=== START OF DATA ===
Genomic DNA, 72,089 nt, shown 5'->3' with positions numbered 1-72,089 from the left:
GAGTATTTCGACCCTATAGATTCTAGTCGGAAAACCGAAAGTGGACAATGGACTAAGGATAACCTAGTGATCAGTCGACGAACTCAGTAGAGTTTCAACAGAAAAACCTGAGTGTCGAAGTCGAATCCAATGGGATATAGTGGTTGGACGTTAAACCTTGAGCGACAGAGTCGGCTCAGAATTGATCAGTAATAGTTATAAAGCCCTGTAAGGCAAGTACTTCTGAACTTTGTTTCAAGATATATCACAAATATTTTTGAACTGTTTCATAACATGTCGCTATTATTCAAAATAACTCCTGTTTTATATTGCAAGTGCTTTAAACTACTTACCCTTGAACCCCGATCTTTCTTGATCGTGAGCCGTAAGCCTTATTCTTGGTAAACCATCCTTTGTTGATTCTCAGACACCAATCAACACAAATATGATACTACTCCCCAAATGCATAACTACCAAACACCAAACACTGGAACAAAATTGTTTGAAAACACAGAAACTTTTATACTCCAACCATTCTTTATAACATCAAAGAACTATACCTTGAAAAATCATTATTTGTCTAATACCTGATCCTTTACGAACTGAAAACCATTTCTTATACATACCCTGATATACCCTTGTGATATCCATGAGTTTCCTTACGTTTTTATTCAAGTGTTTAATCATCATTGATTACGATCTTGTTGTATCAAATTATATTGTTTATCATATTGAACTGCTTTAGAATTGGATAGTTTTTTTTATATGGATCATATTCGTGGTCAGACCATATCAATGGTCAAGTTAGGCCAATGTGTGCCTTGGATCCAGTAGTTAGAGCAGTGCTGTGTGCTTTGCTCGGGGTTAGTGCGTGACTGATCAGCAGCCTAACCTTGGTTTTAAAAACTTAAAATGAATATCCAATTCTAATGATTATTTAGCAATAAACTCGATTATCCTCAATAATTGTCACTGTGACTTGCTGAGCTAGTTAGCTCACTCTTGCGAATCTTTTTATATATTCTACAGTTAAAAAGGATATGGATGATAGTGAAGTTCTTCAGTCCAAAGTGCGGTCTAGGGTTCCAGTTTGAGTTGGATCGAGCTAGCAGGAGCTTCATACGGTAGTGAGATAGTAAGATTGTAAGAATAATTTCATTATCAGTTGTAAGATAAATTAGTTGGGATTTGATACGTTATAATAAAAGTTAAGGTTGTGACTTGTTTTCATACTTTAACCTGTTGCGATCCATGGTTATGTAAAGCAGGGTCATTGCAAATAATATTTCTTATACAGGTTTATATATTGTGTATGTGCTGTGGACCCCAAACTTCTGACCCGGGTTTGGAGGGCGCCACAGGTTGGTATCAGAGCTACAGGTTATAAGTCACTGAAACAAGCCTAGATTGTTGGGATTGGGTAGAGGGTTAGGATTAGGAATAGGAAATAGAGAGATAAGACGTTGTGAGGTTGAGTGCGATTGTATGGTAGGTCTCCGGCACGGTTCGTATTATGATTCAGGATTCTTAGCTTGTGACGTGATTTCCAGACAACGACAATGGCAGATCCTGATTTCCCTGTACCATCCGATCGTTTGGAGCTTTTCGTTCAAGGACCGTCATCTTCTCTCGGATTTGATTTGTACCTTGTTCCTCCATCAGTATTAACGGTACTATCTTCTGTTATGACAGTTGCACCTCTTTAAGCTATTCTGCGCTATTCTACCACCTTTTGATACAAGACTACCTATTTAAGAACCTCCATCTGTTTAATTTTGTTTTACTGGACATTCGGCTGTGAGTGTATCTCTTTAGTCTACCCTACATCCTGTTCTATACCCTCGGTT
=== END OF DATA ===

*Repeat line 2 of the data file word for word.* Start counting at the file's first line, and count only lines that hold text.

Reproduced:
GAGTATTTCGACCCTATAGATTCTAGTCGGAAAACCGAAAGTGGACAATGGACTAAGGATAACCTAGTGATCAGTCGACGAACTCAGTAGAGTTTCAACAGAAAAACCTGAGTGTCGAAGTCGAATCCAATGGGATATAGTGGTTGGACGTTAAACCTTGAGCGACAGAGTCGGCTCAGAATTGATCAGTAATAGTTATAAAGCCCTGTAAGGCAAGTACTTCTGAACTTTGTTTCAAGATATATCACAAATATTTTTGAACTGTTTCATAACATGTCGCTATTATTCAAAATAACTCCTGTTTTATATTGCAAGTGCTTTAAACTACTTACCCTTGAACCCCGATCTTTCTTGATCGTGAGCCGTAAGCCTTATTCTTGGTAAACCATCCTTTGTTGATTCTCAGACACCAATCAACACAAATATGATACTACTCCCCAAATGCATAACTACCAAACACCAAACACTGGAACAAAATTGTTTGAAAACACAGAAACTTTTATACTCCAACCATTCTTTATAACATCAAAGAACTATACCTTGAAAAATCATTATTTGTCTAATACCTGATCCTTTACGAACTGAAAACCATTTCTTATACATACCCTGATATACCCTTGTGATATCCATGAGTTTCCTTACGTTTTTATTCAAGTGTTTAATCATCATTGATTACGATCTTGTTGTATCAAATTATATTGTTTATCATATTGAACTGCTTTAGAATTGGATAGTTTTTTTTATATGGATCATATTCGTGGTCAGACCATATCAATGGTCAAGTTAGGCCAATGTGTGCCTTGGATCCAGTAGTTAGAGCAGTGCTGTGTGCTTTGCTCGGGGTTAGTGCGTGACTGATCAGCAGCCTAACCTTGGTTTTAAAAACTTAAAATGAATATCCAATTCTAATGATTATTTAGCAATAAACTCGATTATCCTCAATAATTGTCACTGTGACTTGCTGAGCTAGTTAGCTCACTCTTGCGAATCTTTTTATATATTCTACAGTTAAAAAGGATATGGATGATAGTGAAGTTCTTCAGTCCAAAGTGCGGTCTAGGGTTCCAGTTTGAGTTGGATCGAGCTAGCAGGAGCTTCATACGGTAGTGAGATAGTAAGATTGTAAGAATAATTTCATTATCAGTTGTAAGATAAATTAGTTGGGATTTGATACGTTATAATAAAAGTTAAGGTTGTGACTTGTTTTCATACTTTAACCTGTTGCGATCCATGGTTATGTAAAGCAGGGTCATTGCAAATAATATTTCTTATACAGGTTTATATATTGTGTATGTGCTGTGGACCCCAAACTTCTGACCCGGGTTTGGAGGGCGCCACAGGTTGGTATCAGAGCTACAGGTTATAAGTCACTGAAACAAGCCTAGATTGTTGGGATTGGGTAGAGGGTTAGGATTAGGAATAGGAAATAGAGAGATAAGACGTTGTGAGGTTGAGTGCGATTGTATGGTAGGTCTCCGGCACGGTTCGTATTATGATTCAGGATTCTTAGCTTGTGACGTGATTTCCAGACAACGACAATGGCAGATCCTGATTTCCCTGTACCATCCGATCGTTTGGAGCTTTTCGTTCAAGGACCGTCATCTTCTCTCGGATTTGATTTGTACCTTGTTCCTCCATCAGTATTAACGGTACTATCTTCTGTTATGACAGTTGCACCTCTTTAAGCTATTCTGCGCTATTCTACCACCTTTTGATACAAGACTACCTATTTAAGAACCTCCATCTGTTTAATTTTGTTTTACTGGACATTCGGCTGTGAGTGTATCTCTTTAGTCTACCCTACATCCTGTTCTATACCCTCGGTT